Monday, April 3, 2017

PA Lock 12 to PA Game Lands #181

I've walked this path many times and was happy to lead a small group from the Philadelphia Chapter of the American Pilgrims on the Camino (APOC). The weather could not have been more perfect for this group of past and future Camino hikers, many of whom drove over an hour to walk this section in the Mason Dixon Trail with me.  In my opinion, this 8 mile section of the MDT is one of the most remote and most beautiful.

The river was rolling today! Snow melt from New York and northern PA. Photo by Kim.

The Susquehanna was thundering over Holtwood Dam. Snow melt from central New York and northern Pennsylvania is raising the river by several feet and that, added to the much needed rain we had last week, made for some pretty rough waters below the dam. Even the ever-present white water kayakers stayed away.  Our hike took us up to the rocky bluff high above the river valley and as far as the eye could see upriver and down, the Susquehanna was fat and fast with gray-green flood water.

Roy, Philly Chapter outings coordinator, loved his first exploration on the MDT.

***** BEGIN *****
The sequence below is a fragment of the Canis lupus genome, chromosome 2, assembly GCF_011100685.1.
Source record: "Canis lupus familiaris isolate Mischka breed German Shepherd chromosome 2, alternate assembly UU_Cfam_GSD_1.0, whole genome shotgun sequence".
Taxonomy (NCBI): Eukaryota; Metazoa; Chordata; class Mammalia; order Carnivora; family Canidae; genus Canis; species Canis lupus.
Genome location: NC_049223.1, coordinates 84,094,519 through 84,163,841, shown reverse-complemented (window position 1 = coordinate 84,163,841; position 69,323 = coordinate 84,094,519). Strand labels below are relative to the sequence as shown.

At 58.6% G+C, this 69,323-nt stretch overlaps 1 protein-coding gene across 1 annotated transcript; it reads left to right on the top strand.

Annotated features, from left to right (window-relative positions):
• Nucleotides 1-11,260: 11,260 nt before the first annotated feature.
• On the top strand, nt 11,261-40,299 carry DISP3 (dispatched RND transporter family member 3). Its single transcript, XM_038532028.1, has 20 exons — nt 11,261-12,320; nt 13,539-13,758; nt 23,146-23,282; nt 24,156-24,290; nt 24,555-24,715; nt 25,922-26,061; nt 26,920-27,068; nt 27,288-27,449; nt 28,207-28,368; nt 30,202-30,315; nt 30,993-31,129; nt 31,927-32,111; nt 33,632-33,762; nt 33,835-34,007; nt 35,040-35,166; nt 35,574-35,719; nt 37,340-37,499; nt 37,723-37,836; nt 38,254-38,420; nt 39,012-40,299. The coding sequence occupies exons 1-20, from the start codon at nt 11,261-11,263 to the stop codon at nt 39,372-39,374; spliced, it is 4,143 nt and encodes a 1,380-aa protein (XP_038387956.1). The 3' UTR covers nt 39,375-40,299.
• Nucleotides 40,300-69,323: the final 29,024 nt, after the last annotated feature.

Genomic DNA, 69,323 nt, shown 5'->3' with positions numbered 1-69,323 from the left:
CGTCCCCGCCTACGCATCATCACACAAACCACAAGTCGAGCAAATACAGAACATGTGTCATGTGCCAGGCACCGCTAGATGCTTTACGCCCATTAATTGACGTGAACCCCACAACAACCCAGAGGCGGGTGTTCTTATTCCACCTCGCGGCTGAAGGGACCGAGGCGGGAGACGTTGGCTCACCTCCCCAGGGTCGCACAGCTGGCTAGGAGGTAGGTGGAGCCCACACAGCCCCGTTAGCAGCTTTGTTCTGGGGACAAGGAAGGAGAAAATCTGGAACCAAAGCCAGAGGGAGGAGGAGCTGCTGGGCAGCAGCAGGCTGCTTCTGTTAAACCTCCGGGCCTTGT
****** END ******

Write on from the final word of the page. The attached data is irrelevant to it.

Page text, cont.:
Spring is here! In the low creek valleys and down along the river banks we saw wildflowers just beginning to bloom. The River Hills area is known nationally for spring wildflower blossoming. People make pilgrimages up many of the remote creek valleys on both sides of the river to witness the week's long event. For most of our hike we had two spectacular steep ravine creeks to ourselves, and when we weren't threading our way through thickets of rhododendron, we were gawking at the beds of bluebells, Dutchman's britches, toothwort, and coltsfoot.

Virginia bluebells.
Dutchman's Britches.
Oak Run, a step ravine creek valley is loaded with waterfalls and wildflowers.
Rocky outcrops at every turn on Oak Run.  Photo by Kim.
The water was pretty high on the ravine creeks, too. At our final creek crossing we had to wet-foot across, boots slung over our shoulders. I noted my FOY Eastern Phoebe, Blue-winged Warbler, and Pine Warbler. A fellow Camino hiker and I exchanged notes about the birds we saw in Spain and what I think was a beech marten. Matt actually snapped a photo of his sighting and had it stored on his phone. It was exactly the white-fronted mustelid that I saw on a stone wall on the Camino Frances, while his sighting happened in a thick forest meadow on the Camino Norte.The marten stood on hind legs to look at him and he captured a perfect picture! 

Wet-foot stream crossing, putting sock and boots back on. Refreshing!
A mile-long slog up the hill to the shuttle cars waiting at the Gamelands parking area was just the huff-and-puff we needed to finish our hike with a flourish on the top of the plateau four miles from the river. Thanks to my hiking partner Kim for helping with the shuttle and for two of her shots taken along the way. Everyone had a great hike and many want to come back to hike more of the Susquehanna's many beautiful trails.

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